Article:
Portland Bureau of Transportation employee Greg Raisman has been recognized by the U.S. Department of Transportation for his dedication to safer streets.
seen their neighborhood transform in part because
of the tree-lined, traffic-calmed street that runs through it.
(Photos © J. Maus/BikePortland)
What the Bureau of Transportation has done in the past few years to develop a low-stress residential street network has revolutionized Portland neighborhoods. The changes aren’t always noticed, but their impact is beginning to emerge. For relative pennies, PBOT has created a (mostly) connected, family-friendly network of streets that are comfortable to bike on and easy to navigate. It’s still not perfect (never will be), but the maturity of this network is worth noticing. And at the ‘Sharrows to Sparrows’ ride held on April 27th, it was hard to miss.
(Photos © J. Maus/BikePortland)
(Photo © J. Maus/BikePortland)
As a transportation planner at the Bureau of Transportation (PBOT), Denver Igarta has had a front-row seat to the development of Portland’s burgeoning network of low-stress, “neighborhood greenway” streets. Now Igarta will head to Europe to “uncover the secrets of residential streets that were built to first serve people rather than cars.”
Igarta has been selected as an Urban and Regional Policy Fellow by the German Marshall Fund. His research will include a one-month, four city tour with stops in Munich, Germany; Rotterdam, Netherlands; Copenhagen, Denmark; and Malmö, Sweden.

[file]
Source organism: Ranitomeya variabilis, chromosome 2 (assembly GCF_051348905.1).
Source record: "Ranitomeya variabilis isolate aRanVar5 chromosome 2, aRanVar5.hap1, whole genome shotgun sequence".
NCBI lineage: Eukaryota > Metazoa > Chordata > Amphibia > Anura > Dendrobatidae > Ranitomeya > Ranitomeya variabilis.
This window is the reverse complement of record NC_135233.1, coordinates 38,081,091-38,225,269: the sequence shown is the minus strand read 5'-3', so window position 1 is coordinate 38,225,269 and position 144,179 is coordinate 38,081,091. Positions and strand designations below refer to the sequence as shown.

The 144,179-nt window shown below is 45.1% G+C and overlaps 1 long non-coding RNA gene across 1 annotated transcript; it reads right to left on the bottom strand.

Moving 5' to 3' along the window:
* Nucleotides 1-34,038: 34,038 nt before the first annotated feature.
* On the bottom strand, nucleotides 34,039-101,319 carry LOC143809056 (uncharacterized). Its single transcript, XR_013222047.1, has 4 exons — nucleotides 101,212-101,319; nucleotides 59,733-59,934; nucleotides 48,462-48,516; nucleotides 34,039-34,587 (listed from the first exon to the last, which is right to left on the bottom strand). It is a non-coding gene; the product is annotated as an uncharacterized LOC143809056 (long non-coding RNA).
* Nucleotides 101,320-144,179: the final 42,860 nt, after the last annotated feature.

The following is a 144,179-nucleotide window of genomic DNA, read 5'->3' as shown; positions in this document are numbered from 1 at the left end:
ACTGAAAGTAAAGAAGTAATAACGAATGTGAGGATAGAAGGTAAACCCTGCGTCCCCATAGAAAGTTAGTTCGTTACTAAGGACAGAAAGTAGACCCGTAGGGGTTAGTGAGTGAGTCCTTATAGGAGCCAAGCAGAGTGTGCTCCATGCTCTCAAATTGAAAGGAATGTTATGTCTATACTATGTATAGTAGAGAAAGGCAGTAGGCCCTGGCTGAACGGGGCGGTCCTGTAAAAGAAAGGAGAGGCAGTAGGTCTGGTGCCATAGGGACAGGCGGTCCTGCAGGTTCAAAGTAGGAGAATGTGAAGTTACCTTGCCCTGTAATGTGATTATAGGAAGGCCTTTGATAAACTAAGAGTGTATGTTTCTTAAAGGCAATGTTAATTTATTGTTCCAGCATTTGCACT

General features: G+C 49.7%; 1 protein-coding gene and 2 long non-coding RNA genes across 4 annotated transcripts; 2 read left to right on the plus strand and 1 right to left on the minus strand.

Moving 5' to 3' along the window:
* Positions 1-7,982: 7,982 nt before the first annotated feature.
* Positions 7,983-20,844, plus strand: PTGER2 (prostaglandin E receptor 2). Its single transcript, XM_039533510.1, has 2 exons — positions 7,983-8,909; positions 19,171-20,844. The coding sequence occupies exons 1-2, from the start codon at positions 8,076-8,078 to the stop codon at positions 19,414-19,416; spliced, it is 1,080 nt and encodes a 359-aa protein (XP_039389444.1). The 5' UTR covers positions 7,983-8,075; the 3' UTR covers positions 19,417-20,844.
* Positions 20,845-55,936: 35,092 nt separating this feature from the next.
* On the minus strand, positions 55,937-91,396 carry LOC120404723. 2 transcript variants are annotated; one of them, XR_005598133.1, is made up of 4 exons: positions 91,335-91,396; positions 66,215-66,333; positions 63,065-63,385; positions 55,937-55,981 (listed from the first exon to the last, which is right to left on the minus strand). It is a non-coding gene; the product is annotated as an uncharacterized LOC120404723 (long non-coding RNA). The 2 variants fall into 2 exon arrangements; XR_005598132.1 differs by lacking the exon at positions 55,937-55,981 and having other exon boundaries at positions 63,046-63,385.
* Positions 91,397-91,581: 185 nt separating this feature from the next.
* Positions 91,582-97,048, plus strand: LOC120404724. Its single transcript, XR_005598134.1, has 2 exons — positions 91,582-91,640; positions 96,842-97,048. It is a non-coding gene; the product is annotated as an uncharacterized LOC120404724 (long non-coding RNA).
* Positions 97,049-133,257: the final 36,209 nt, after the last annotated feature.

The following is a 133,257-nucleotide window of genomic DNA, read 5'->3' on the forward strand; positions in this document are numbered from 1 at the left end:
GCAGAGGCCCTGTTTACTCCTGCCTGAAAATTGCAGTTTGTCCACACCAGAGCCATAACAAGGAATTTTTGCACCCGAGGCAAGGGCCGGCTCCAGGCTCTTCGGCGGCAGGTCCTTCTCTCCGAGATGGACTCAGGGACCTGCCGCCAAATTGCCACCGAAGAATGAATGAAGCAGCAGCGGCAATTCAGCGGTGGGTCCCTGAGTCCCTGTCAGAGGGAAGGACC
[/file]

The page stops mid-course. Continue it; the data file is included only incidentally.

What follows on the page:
The Northeast Coalition of Neighborhoods (NECN, one of several umbrella groups for Portland’s 95 neighborhood associations) will host an event on January 31st billed as, “Sharing the Road: People on the Move.”
The event, which will include speakers from the BTA, the Willamette Pedestrian Coalition, and the City’s Bureau of Transportation, looks to be sort of a town hall on traffic safety. Here’s a snip from the event announcement:
(Photos © J. Maus)
The City of Portland recently unveiled “neighborhood greenways” as a term to replace bike boulevards. At the monthly meeting of the City’s Bicycle Advisory Committee last night PBOT traffic safety staffer Greg Raisman showed up to explain more about their thinking behind the new name.
With their extensive plans for bike boulevards in the coming years (they’ve got 60 miles of them coming by 2013), it’s clear that the City of Portland Bureau of Transportation has made residential street safety a high priority.
Residential streets don’t garner the media attention that projects in commercials areas do, but according to PBOT they deserve priority because most trips start at home and 70% of Portland’s streets are residential.
brings me back a T-shirt.
Portland Mayor Sam Adams, his Chief of Staff Tom Miller, and Bureau of Transportation traffic safety specialist Greg Raisman will visit Brussels, Belgium next week for the 29th annual Velo-city Conference.
Widely regarded as the premier bicycle transportation conference in the world (the 2007 edition in Munich had 950 participants from 50 countries), this year’s Velo-city will take on added significance. The four-day conference will be held in the European Parliament building and on the final day, several cities — including Portland — will sign the Charter of Brussels.
Back in January, we reported that Portland had potentially had a record low number of traffic fatalities in 2008.
PBOT has now made it official — we have never had fewer traffic fatalities in any year since they began keeping track in 1925.
In 2008, 20 people died in traffic crashes. Fifteen were in cars and five were on foot. For the fifth time in the past ten years, there were no bicycle-related fatalities.
get calmer, safer, and more
enjoyable for bikes in the
(Photo © J. Maus)
At a subcommittee meeting before the monthly Bicycle Advisory Committee meeting in City Hall last night, the Portland Bureau of Transportation’s Traffic Safety Program Manager Mark Lear and Traffic Safety Specialist Greg Raisman outlined details on the bike boulevard portion of Mayor Adams’ “First 100 Day Action Plan”.
In that list, Mayor Adams promised to,